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PRIVACY AND SECURITY PowerPoint Presentation
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  2. MANAGEMENT ISSUES • Security is a matter that has to be decided upon and dealt with by managers.  The management of an organization must take an active role in setting policies and creating standards and procedures to be followed by the users and the administrators of the systems.  • The managers must divide the tasks of maintaining the system among several people in order to prevent one person from having too much power and control over the system.  • In developing ‘in house’ systems the management must take steps to create security standards to which all software developed internally must comply. 

  3. INSIDE ORGANIZATIONS • An organization must assess how sensitive and valuable their information is, and how much security and assurance they are willing to pay for.  • The systems that are going to be purchased must meet these security standards. It is often possible to install systems with different security features activated or not. The management must decide on activating or not activating these security features. 

  4. TROJAN HORSES • Getting under the skin -- implants code that secretly reads or alters files in an unauthorized way.  • actions range from disastrous “rm *” to annoying "I want a cookie"  • One good way is to write a popular utility program that everyone will want to use  • Prime targets are utilities that have ultimate privilege (login, passwd, ps, lquota ...)  • Viruses may lurk in compilers: viruses may be planted to detect what program is being compiled and then add code to the object code at the suitable time.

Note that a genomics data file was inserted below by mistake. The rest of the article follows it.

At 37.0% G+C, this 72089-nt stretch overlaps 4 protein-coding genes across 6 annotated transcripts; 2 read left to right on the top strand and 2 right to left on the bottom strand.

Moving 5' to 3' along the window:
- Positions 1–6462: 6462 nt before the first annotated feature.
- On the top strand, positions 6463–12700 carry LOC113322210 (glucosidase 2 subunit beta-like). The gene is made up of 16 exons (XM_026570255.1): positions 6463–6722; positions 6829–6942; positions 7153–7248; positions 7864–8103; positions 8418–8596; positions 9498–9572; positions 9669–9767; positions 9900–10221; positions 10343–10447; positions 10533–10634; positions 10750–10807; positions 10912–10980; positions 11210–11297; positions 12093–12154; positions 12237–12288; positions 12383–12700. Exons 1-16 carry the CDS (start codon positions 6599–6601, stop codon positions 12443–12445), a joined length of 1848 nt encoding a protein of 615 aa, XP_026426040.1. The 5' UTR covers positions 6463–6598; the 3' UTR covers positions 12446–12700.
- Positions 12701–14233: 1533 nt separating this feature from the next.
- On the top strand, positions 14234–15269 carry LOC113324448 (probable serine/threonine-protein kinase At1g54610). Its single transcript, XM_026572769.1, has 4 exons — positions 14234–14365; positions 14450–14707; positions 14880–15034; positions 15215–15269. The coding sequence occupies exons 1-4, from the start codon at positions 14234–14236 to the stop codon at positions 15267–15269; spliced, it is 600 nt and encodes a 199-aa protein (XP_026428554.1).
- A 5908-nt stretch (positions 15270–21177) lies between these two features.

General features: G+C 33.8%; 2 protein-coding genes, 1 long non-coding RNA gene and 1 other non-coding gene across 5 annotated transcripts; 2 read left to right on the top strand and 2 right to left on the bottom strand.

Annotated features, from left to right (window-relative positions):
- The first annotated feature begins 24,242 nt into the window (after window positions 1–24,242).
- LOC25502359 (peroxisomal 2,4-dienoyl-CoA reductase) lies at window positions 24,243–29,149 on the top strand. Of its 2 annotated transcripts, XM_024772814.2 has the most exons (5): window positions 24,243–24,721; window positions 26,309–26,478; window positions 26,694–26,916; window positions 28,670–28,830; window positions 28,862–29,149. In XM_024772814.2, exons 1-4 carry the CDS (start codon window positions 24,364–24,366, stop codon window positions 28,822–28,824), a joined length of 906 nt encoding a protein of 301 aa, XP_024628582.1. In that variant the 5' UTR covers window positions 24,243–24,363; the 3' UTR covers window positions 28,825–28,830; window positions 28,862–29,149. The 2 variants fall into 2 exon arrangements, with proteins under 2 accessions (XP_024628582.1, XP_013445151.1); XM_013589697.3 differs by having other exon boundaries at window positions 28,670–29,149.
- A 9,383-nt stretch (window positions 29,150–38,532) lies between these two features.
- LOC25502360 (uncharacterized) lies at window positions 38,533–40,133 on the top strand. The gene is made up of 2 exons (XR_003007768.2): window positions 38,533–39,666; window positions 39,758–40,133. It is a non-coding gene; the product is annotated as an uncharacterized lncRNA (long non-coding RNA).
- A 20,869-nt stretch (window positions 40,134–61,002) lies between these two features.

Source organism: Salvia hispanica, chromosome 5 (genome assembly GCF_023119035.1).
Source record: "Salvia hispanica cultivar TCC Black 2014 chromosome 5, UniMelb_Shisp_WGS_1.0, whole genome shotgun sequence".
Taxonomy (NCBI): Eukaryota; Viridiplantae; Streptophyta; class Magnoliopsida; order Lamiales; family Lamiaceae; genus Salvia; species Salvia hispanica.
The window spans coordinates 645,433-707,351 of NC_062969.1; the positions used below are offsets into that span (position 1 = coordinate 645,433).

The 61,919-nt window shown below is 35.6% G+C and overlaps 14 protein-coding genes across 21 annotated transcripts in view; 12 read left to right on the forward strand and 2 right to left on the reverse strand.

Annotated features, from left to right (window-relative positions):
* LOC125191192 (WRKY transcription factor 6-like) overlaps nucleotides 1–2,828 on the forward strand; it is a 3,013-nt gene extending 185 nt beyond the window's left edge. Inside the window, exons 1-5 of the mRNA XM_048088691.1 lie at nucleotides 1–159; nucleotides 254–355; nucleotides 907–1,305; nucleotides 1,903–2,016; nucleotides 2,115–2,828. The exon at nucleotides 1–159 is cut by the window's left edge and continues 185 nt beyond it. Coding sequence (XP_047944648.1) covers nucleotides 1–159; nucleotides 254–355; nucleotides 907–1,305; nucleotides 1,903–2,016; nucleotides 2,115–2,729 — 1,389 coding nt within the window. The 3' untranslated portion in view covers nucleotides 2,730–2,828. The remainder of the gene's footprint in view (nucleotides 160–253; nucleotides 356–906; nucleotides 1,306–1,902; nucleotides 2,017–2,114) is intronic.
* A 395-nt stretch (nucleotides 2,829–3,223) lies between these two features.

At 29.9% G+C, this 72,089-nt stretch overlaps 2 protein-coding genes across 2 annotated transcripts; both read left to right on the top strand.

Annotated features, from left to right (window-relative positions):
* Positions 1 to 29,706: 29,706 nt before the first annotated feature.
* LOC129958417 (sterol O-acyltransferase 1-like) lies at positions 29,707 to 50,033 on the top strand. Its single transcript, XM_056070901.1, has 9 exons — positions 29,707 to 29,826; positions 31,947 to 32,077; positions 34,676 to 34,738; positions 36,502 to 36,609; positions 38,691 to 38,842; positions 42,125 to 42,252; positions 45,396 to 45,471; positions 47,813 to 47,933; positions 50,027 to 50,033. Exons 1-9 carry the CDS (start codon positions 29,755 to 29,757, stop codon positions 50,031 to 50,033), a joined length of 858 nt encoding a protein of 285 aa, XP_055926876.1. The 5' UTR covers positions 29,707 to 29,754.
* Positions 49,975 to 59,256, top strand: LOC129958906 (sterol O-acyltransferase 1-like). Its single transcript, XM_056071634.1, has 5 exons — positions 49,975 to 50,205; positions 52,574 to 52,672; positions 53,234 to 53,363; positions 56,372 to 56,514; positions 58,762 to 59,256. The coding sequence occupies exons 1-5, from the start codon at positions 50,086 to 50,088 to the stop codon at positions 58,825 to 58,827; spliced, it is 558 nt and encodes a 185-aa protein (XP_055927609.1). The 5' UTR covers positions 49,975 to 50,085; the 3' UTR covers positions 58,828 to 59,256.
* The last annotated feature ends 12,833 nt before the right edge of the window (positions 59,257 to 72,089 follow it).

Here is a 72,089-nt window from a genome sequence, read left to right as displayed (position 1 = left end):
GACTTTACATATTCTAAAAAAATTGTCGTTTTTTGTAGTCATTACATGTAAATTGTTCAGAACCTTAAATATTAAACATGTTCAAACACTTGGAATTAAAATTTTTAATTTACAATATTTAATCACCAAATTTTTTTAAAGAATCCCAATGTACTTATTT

5. VIRUSES • Spreading infection like an epidemic  • They work by sitting with executable (or macro) files so that the virus part acts before the original purpose of the program.  • Difficult to detect because cause and effect are impossible to fathom when faced with randomness and long time delays.

  6. EXORCISING A VIRUS • : How do you get rid of it once you found it?  • Recompile all programs that might have been infected, making sure NOT to execute any of them  • Lots of anti-virus programs availiable  • EVIL IS SEDUCTIVE… (Best place to put a virus is in an anti-virus program...) • Ha! Ha! (we’re cool, no?) • RECALL THE INNER IMPERATIVES OF WHICH THE CODE OF PROFESSIONAL ETHICS REMIND

  7. WORMS • Consist of several segments, each is a program running on a separate workstation on the network which is idle.  • If a workstation is shut down, the other segments reproduce it on another.  • Every workstation must be rebooted simultaneously to eradicate the worm. • HOW TO DEFEND AGAINST SUCH EVIL?  • Technical mechanisms cannot limit the damage done by infiltrators.

  8. DEFENSES(back to the ethical values…) • Mutual trust between users of a system, coupled with physical security  • Educate Users (install updated virus-check…)  • Secrecy -- do not make information available (doesn’t go well with trust…)  RESISTANCE BRINGS RESISTANCE (The best defense is not to act defensively…) • BE AWARE OF YOUR POWER and ACT RESPONSIBLE! • Cultivate a supportive trusting atmosphere! YOU HAVE THE POWER TO MAKE OR BREAK OUR WORLD!

  9. PRIVACY • "The right to be left alone"  • "One should have control over his/her own information" • MAIN THREATS OF PRIVACY TODAY • The rapid growth of electronic transactions  • The accelerated collection of personal information • The dramatic increase in the number of communications carriers and service providers.  • The growing use of technically unsecured channel, such as mobile communication.  • LACK OF DIRECTION – LACK OF MORAL AND ETHICAL VALUES! (AWARENESS)